Sinn Féin spokesperson on Housing, Eoin Ó Broin TD, has said that the government must provide security to renters by extending the eviction ban until the end of the year and by taking emergency action during that time to tackle rising homelessness.
Teachta Ó Broin said:
“The government’s eviction ban ends at the end of next month and I am extremely concerned about the number of families and individual renters facing homelessness if it is not extended.
“When the current ban was introduced in November, we told the government that they needed to use the breathing space provided to introduce a series of emergency measures including increasing and accelerating the delivery of social homes.
“Unfortunately the government chose not to do this, meaning many renters now face the prospect of being made homeless at the end of next month.
“Sinn Féin has therefore tabled a motion this week calling on government to extend the eviction ban until the end of the year. But we are calling on them to do much more than that.
“They need to make the kind of emergency interventions we have called for to increase and accelerate the delivery of social and affordable homes. They also need to introduce emergency planning and procurement powers, and utilise modern building technologies on vacant buildings and to deliver modular homes.”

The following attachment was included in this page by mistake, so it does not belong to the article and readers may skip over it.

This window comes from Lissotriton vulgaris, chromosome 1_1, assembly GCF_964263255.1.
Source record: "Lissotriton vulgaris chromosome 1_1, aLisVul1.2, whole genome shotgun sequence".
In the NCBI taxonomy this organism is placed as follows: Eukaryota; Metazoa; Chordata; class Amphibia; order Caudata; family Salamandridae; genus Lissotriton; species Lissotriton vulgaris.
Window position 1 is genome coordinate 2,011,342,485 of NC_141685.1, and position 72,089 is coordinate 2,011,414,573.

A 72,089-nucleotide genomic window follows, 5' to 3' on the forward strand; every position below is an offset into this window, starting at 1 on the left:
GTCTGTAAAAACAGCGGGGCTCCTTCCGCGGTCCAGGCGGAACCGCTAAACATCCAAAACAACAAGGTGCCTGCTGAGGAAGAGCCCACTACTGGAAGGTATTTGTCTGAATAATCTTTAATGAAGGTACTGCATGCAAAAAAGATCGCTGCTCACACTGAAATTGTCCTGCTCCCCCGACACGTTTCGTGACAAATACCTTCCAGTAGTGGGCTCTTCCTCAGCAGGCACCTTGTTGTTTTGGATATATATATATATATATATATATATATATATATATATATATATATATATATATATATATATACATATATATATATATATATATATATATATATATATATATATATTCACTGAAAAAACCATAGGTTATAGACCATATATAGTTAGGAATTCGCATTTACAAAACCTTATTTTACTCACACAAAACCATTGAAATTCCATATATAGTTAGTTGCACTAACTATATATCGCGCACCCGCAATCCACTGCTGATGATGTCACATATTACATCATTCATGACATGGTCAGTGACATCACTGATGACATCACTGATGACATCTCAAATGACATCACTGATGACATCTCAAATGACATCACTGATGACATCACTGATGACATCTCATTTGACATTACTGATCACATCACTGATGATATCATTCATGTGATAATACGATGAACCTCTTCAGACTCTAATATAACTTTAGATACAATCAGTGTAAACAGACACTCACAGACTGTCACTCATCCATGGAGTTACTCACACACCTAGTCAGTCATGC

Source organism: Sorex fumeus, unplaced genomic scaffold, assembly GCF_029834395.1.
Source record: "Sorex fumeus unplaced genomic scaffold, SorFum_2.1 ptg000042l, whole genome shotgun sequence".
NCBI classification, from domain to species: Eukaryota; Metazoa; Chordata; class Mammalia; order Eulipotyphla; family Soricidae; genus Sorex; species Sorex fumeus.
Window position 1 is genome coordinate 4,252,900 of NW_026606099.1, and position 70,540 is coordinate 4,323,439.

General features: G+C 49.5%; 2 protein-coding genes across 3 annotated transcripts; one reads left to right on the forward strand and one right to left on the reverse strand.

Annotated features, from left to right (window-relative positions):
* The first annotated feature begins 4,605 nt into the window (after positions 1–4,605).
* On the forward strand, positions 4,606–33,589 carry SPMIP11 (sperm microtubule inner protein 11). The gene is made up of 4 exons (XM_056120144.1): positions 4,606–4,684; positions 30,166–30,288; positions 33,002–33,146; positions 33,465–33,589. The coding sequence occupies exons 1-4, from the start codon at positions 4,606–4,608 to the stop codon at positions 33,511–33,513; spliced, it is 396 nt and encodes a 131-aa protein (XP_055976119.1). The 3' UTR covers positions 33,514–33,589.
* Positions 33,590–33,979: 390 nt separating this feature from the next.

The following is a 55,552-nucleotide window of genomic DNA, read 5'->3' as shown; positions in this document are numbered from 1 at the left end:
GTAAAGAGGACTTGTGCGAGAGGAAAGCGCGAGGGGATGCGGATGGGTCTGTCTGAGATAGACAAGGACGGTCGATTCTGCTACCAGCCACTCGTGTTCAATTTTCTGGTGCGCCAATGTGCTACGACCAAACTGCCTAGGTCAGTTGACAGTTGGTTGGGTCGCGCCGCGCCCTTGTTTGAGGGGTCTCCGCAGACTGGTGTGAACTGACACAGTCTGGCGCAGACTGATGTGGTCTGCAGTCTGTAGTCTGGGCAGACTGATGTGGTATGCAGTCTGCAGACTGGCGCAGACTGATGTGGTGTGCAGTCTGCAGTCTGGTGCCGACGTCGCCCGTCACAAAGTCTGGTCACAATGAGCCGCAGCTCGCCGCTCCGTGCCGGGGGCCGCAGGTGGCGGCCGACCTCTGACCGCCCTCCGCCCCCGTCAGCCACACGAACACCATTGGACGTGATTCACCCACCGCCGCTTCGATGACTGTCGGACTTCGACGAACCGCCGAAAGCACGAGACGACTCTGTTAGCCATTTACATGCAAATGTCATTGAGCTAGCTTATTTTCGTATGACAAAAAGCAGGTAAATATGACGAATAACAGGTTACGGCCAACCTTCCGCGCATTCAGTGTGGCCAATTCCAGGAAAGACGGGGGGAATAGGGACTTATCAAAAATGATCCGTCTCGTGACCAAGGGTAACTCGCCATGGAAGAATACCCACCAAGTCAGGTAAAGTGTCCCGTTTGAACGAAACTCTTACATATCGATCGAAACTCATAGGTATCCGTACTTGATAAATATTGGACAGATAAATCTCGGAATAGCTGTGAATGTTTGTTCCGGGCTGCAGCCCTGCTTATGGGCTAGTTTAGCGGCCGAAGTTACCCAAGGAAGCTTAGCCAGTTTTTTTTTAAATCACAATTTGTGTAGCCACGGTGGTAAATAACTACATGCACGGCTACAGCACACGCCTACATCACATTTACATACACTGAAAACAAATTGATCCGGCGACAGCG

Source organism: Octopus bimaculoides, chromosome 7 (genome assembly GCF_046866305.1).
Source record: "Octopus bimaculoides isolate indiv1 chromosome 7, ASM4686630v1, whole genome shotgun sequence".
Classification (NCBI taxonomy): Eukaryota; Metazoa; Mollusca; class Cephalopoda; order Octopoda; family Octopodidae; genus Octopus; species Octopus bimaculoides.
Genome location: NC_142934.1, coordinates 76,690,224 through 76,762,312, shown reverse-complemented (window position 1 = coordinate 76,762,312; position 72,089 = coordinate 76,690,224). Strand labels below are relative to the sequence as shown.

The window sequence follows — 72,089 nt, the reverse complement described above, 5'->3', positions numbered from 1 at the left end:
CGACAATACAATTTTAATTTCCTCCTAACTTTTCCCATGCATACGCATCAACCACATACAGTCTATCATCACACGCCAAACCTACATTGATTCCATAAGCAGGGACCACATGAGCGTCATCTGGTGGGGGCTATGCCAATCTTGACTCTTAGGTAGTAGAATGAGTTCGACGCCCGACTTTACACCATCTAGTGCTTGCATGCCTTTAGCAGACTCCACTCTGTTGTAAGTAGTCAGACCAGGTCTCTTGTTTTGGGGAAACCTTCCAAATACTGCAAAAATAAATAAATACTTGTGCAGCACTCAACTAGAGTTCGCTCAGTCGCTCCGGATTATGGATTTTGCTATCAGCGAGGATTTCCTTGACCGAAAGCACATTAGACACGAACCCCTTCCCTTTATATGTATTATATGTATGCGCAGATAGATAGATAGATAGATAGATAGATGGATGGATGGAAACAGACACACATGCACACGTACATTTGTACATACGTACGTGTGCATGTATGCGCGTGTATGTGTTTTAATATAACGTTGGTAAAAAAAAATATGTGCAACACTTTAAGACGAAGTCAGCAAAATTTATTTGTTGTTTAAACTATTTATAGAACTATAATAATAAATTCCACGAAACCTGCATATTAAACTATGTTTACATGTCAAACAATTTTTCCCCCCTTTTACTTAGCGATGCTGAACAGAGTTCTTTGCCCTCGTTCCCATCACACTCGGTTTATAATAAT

Thomas Gould, Sinn Féin TD for Cork North-Central and member of the Oireachtas Housing Committee, added that the government must significantly increase their existing inadequate housing targets.
Teachta Gould said:
“Renters need security. The government has lost control of the homelessness crisis as levels continue to rise despite the winter ban on evictions.
“Instead of utilising that time to tackle what is an emergency situation, the government sat on their hands.
“That is scandalous and has directly contributed to homeless levels rising. They cannot and must not make the same mistake again.
“If the government is serious about reducing homelessness, they must increase the overall social and affordable housing targets to at least 20,000 new homes a year, including 8,000 affordable homes.
“They need to recognise we are in a housing emergency and that an emergency plan must be put in place.”